N.R.S. 293.367 - Rejection of ballot; regulations for counting ballots
Overview of Statute
This section provides for the rejection of ballots and the regulations for counting ballots.
1. The basic factor to be considered by an election board when making a determination of whether a particular ballot must be rejected is whether any identifying mark appears on the ballot which, in the opinion of the election board, constitutes an identifying mark such that there is a reasonable belief entertained in good faith that the ballot has been tampered with and, as a result of the tampering, the outcome of the election would be affected.
2. The regulations for counting ballots must include provisions that:
(a) An error in marking one or more votes on a ballot does not invalidate any votes properly marked on that ballot.
(b) A soiled or defaced ballot may not be rejected if it appears that the soiling or defacing was inadvertent and was not done purposely to identify the ballot.
(c) Only devices provided for in this chapter or chapter 293B of NRS may be used in marking ballots.
(d) It is unlawful for any election board officer to place any mark upon any ballot other than a spoiled ballot.
(e) When an election board officer rejects a ballot for any alleged defect or illegality, the officer shall seal the ballot in an envelope and write upon the envelope a statement that it was rejected and the reason for rejecting it. Each election board officer shall sign the envelope.
1. Definition for Spoiled ballot
A ballot defaced by a voter and exchanged for a new one.
See Nev. Rev. Stat. § 293.107.
2. Definition for Election board
The persons appointed by each county or city clerk to assist in the conduct of an election.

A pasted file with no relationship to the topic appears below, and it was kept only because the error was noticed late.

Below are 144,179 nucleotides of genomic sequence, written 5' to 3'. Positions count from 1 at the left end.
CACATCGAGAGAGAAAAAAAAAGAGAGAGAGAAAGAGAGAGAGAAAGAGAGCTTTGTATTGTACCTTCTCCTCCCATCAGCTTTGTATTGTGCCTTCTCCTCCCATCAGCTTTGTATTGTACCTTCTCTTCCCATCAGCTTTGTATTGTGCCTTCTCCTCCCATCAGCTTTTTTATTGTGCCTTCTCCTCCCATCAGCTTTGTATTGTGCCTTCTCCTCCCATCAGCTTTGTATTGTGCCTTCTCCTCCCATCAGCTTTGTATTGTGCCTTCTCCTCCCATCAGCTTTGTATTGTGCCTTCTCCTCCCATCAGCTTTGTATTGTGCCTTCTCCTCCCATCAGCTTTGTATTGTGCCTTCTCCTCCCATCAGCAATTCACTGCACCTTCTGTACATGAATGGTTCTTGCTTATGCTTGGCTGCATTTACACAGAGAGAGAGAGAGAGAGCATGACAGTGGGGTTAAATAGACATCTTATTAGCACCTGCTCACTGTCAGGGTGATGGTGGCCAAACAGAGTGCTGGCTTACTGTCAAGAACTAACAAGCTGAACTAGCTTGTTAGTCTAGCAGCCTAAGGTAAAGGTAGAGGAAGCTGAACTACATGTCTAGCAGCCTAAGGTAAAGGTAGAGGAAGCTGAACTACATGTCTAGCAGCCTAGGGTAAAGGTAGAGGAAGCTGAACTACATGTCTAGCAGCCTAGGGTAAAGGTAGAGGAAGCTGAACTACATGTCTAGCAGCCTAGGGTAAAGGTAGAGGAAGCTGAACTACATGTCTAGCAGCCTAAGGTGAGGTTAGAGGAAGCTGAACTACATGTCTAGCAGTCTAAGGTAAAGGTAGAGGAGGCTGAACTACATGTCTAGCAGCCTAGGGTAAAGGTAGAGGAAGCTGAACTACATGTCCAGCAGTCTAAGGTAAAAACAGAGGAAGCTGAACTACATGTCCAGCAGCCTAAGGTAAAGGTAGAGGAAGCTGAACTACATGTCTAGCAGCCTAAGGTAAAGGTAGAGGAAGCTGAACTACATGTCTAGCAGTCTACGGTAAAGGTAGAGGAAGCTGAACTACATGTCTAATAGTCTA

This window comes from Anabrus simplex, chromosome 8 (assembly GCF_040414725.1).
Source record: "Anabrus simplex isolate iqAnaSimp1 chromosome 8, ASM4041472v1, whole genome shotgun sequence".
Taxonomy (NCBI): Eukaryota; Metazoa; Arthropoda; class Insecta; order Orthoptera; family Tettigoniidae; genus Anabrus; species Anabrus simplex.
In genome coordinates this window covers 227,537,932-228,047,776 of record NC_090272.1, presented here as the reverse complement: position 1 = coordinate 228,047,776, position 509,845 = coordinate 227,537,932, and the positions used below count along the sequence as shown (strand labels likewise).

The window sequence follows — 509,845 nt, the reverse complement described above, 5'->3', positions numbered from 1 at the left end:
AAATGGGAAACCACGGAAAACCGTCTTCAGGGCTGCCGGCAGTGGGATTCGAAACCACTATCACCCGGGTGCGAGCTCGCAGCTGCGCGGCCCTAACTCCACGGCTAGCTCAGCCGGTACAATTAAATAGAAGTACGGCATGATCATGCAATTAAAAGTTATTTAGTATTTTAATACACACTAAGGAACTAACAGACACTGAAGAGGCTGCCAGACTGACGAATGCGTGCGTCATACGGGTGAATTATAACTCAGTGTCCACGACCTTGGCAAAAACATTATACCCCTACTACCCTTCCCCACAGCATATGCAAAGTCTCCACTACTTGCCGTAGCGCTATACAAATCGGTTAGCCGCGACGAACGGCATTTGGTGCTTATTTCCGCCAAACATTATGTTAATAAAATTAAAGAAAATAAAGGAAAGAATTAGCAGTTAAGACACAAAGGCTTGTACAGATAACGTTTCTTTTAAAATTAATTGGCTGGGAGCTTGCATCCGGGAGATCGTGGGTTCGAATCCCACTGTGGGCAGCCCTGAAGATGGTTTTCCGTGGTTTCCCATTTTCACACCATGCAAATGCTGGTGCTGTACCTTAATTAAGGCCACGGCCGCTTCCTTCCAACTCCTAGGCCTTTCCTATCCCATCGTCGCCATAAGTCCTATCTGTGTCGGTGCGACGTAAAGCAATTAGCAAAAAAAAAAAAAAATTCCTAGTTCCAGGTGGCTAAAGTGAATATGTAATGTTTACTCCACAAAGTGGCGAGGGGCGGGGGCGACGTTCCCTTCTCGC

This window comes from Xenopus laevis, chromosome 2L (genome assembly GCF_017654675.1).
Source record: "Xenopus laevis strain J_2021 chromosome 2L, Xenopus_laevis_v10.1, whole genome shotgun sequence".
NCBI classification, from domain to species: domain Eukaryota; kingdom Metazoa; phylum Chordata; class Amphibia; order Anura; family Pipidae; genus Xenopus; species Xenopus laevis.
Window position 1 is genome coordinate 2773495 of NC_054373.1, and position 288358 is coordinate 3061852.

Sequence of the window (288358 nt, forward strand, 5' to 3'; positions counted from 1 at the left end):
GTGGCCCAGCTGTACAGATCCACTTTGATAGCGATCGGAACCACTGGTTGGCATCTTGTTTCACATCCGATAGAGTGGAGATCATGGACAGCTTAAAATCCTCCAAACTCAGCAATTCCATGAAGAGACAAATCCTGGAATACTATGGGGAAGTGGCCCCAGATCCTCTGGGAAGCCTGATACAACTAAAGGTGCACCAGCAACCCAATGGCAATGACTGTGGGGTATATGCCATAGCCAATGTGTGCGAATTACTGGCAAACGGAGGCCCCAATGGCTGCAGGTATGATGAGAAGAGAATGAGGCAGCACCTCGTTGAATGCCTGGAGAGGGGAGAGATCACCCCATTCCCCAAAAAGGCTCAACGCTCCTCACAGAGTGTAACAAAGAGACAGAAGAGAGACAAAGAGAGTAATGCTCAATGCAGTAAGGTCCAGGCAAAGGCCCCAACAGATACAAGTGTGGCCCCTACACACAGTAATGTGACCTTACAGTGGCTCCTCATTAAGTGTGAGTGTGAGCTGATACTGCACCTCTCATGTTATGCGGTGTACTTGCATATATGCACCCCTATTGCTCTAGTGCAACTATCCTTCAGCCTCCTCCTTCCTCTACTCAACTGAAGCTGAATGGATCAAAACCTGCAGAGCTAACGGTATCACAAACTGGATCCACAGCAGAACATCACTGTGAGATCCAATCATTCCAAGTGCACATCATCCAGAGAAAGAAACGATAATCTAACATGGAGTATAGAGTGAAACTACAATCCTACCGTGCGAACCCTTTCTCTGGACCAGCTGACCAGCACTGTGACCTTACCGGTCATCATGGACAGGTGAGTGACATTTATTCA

See Nev. Rev. Stat. § 293B.027.
3. Definition for Election board officer
A person appointed to assist in the conduct of an election.
See Nev. Rev. Stat. § 293.050.
4. Definition for State
A state of the United States, the District of Columbia, Puerto Rico, the United States Virgin Islands or any territory or insular possession subject to the jurisdiction of the United States.
See Nev. Rev. Stat. § 293D.080.
6. Definition for Ballot
The record of a voter’s preference of candidates and questions voted upon at an election. The term includes, without limitation, any paper given to a voter upon which the voter places his or her vote and any electronic storage tapes.
See Nev. Rev. Stat. § 293.025.
Case Name: Lynip v. Buckner
Citation: 22 Nev. 426, 41 Pac. 762
- Failure to remove number slip should not cause rejection of ballot.
Case Name: Dennis v. Caughlin
Citation: 22 Nev. 447, 41 Pac. 768
- Only way voter can indicate his choice is by cross or "X" as required by statute.
Case Name: State ex rel. McMillan v. Sadler
Citation: 25 Nev. 131, 58 Pac. 284, 59 Pac. 546, 63 Pac. 128
- Requirement that officers of election be of different political parties is directory.
- In an election contest, objections were overruled to ballots containing accidental pencil markings, ink blots, finger marks, crosses, words written by election officers after ballots had been cast, etc.